- Other pretrial procedures covered by the Constitution include the GRAND JURY (in federal cases only), certain aspects of DISCOVERY, motions to exclude evidence, and SPEEDY TRIAL. However, the powers of the prosecution and the defense to obtain statements from potential witnesses (other than the defendant) before a trial are not regulated by the Constitution.
- Extensive FAIR TRIAL rights are provided by the Constitution; examples are TRIAL BY JURY, right to counsel, CONFRONTATION with state witnesses, BURDEN OF PROOF, RIGHT AGAINST SELF-INCRIMINATION, and DOUBLE JEOPARDY. Important unregulated issues include the admissibility of the defendant's prior convictions or other misconduct, separation of guilt and sentencing evidence and findings, the necessity of written findings of guilt, multiple trials for the same offense in different states or in both state and federal systems, and most issues involving joinder of offenses and offenders in a single trial.
- Many of the fair trial standards also apply to SENTENCING proceedings, but they apply more flexibly. The Constitution does not require formal findings or reasons for a particular sentence, nor does it limit guilty plea concessions. Except for the imposition of CAPITAL PUNISHMENT, sentencing decisions need not be structured by guidelines. The Eighth Amendment sets some limits on disproportionately severe prison terms and fines, and sentences are also limited by certain First Amendment, equal protection, and right of privacy rules, but most sentences are not constitutionally regulated either as to their form or severity.
- The FREEDOM OF THE PRESS and fair trial principles govern media publicity and access to trials and certain pretrial proceedings.
- Although HABEAS CORPUS rights are guaranteed, it is not clear whether the Constitution guarantees defendants any right to direct appeal in state cases. If an appellate system is provided, it must meet minimal equal protection and DUE PROCESS requirements, but the number of appellate levels, composition of courts, and nature of appealable issues are not regulated.
- Victims have no rights under the Constitution—to be heard or to appeal, to be protected, or to receive compensation.
- Compensation of citizens for unconstitutional search, arrest, pretrial detention, or imprisonment is available under federal CIVIL RIGHTS statutes, but is subject to important limitations (for example, judicial immunity and police officer's defense of reasonable belief that arrest or search was lawful).
- The Constitution guarantees very few PRISONERS ' RIGHTS. Most fair trial rights do not apply to decisions such as prison discipline, transfers, parole, and revocation of probation.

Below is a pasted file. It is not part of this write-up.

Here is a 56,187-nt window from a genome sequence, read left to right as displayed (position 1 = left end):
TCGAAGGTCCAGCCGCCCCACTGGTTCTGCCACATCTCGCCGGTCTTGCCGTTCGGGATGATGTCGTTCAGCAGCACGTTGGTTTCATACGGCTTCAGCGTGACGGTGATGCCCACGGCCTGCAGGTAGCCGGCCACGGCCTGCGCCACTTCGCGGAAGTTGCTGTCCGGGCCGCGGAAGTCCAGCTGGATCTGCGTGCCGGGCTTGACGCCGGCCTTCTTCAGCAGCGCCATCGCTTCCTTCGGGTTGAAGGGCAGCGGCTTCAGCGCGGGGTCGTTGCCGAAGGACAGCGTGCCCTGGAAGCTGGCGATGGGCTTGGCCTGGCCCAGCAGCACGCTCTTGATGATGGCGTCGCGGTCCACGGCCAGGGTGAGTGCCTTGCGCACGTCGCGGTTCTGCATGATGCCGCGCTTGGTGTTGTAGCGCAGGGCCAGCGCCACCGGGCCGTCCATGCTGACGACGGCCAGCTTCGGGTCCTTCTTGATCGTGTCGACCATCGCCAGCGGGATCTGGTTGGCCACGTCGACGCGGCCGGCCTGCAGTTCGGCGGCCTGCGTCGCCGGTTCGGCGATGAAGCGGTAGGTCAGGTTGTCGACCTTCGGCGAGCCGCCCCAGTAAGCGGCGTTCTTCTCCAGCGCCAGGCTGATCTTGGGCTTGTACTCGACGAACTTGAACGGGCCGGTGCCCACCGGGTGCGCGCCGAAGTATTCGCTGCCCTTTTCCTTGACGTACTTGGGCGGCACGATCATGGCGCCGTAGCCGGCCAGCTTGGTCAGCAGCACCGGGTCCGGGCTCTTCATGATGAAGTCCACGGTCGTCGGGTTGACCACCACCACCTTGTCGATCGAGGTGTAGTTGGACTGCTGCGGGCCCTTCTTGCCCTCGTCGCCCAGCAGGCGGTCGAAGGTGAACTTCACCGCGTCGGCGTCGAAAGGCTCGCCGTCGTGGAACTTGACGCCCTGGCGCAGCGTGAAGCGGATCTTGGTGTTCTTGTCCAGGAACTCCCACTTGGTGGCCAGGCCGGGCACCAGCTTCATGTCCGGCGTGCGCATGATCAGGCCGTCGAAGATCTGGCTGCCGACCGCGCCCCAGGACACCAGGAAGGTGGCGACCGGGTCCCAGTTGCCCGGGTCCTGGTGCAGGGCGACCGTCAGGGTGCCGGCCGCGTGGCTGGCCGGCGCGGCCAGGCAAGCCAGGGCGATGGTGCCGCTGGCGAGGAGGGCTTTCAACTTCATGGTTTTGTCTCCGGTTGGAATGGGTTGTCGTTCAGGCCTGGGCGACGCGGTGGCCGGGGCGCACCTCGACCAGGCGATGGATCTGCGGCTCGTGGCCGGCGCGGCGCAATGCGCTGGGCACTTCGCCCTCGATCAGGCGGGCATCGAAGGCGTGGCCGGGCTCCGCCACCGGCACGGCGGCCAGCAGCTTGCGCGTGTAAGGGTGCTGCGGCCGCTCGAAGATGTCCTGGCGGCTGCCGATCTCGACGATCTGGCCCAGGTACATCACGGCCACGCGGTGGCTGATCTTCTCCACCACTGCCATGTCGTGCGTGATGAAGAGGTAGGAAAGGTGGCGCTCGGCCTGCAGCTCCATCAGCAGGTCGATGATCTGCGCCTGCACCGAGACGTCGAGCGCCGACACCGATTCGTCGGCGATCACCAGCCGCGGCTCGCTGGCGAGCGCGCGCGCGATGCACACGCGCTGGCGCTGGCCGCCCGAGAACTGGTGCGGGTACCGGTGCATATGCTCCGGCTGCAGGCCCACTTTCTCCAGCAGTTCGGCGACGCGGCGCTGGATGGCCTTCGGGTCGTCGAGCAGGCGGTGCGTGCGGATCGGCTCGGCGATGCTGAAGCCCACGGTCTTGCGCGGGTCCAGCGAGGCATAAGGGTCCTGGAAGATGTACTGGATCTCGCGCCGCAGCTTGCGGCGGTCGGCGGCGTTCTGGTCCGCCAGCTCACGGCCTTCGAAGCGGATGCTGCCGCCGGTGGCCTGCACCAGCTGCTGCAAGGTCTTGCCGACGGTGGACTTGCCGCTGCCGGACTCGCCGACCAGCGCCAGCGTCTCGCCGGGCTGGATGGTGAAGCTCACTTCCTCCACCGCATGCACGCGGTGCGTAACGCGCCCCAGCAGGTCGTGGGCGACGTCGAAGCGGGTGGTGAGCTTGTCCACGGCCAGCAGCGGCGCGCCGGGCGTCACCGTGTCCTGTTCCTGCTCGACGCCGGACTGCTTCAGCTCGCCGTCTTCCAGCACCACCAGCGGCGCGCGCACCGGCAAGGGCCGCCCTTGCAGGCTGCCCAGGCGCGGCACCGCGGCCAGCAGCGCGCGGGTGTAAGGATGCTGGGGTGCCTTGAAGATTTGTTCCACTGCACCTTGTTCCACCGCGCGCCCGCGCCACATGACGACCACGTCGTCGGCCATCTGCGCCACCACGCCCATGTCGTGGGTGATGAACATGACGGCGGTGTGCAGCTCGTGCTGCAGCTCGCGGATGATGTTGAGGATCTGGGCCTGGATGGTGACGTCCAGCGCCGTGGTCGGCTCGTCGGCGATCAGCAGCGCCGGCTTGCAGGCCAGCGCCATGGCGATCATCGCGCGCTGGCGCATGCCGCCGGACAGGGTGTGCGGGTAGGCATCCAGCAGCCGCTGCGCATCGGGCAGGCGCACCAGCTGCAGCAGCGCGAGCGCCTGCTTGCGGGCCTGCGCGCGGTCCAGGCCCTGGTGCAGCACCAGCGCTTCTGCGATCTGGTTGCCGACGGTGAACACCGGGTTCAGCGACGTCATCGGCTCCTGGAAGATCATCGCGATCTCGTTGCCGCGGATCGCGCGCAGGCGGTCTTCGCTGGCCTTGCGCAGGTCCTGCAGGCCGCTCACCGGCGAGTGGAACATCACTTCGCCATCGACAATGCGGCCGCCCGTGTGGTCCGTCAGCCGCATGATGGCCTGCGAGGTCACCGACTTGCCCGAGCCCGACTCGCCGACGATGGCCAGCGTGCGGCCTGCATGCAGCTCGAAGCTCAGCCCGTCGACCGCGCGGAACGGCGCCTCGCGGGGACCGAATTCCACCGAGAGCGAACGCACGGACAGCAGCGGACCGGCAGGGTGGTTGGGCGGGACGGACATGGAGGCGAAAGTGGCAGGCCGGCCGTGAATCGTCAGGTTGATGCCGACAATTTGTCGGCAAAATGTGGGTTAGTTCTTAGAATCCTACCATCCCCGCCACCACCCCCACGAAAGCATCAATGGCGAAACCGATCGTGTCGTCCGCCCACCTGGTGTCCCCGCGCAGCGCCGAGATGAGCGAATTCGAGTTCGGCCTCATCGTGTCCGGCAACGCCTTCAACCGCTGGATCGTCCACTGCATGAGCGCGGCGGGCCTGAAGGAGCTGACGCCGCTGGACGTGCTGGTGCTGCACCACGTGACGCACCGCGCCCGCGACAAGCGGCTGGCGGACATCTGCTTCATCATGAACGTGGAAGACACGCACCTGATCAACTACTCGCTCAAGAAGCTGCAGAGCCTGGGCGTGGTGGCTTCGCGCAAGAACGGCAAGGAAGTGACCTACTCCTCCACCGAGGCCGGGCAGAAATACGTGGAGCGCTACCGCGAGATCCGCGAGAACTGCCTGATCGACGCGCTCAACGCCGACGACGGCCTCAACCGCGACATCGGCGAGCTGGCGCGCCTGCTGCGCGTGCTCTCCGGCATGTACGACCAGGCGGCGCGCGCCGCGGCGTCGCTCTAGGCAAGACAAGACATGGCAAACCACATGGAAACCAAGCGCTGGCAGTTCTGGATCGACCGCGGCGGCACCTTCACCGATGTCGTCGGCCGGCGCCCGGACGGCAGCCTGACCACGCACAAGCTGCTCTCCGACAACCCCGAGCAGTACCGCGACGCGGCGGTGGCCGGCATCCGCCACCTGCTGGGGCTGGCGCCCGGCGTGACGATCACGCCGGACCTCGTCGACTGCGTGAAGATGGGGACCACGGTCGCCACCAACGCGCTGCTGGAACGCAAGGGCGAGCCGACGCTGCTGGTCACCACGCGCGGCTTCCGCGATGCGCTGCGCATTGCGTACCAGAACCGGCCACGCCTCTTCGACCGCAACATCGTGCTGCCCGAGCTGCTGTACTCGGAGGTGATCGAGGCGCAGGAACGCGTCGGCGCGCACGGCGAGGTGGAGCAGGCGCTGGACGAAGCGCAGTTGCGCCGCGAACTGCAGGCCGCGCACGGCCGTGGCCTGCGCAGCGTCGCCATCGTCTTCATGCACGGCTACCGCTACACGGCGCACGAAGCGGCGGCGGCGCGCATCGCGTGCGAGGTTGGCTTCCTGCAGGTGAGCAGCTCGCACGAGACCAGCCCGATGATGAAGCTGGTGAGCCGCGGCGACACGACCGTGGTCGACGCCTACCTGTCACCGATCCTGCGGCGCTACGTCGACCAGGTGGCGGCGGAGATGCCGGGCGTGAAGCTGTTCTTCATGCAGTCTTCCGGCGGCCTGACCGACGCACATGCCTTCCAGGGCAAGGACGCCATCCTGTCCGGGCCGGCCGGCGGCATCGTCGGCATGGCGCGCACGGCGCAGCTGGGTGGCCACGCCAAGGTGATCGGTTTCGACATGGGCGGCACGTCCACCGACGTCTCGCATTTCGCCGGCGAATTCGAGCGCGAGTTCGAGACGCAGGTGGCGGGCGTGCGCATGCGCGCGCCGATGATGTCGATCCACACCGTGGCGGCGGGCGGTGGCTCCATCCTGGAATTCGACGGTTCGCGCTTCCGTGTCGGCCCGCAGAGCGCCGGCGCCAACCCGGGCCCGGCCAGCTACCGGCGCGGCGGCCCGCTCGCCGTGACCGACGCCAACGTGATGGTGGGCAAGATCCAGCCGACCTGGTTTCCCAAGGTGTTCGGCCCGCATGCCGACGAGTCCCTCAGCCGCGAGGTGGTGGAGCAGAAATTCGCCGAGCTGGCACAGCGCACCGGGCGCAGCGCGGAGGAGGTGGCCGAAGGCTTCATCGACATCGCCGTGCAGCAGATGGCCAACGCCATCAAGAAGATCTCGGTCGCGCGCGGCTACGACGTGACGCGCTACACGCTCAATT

To understand why the Constitution regulates criminal matters so selectively, it is necessary to consider not only the implications of FEDERALISM, but also the textual sources and historical development of federal constitutional norms. The constitutional texts applicable to criminal cases are mostly found in the Bill of Rights (1791) and the FOURTEENTH AMENDMENT (1868). Of these, only the latter applies directly to the states, and it did not provide much concrete guidance until the 1960s, when the WARREN COURT, with use of the INCORPORATION DOCTRINE, began to hold that certain Bill of Rights guarantees were implicit in the Fourteenth Amendment's due process clause. Because there were very few federal criminal cases until the twentieth century, there was little early case law interpreting Bill of Rights guarantees. Indeed, before the adoption of the EXCLUSIONARY RULE in federal cases in 1914, there was virtually no case law, because there was no criminal court remedy encouraging defendants to litigate constitutional claims.
The Supreme Court's application of the exclusionary rule to state criminal cases in 1961, along with its expansion of the availability of habeas corpus and right to counsel in 1963, set the stage for a veritable explosion of constitutional case law during the final years of the Warren Court. Nevertheless, this expansion was constrained by the texts of the Bill of Rights. These texts were written in response to specific perceived abuses of the late eighteenth century. Moreover, they were written at a time when crime tended to be local and relatively disorganized, and before the development of organized police forces and the emergence of the public prosecutor's monopoly over the bringing of cases to trial. Considering these dramatic changes in the nature of crime and criminal justice, the Bill of Rights remains remarkably relevant today, but it fails to address many fundamental issues of modern criminal justice. In the absence of specific provisions, the courts have had to create new rights either by broad analogy to specific rights, or by applying the more open-ended provisions of the due-process clauses of the Fifth and Fourteenth Amendments. However, both approaches weaken the legitimacy of such newly recognized rights and make them vulnerable to attack.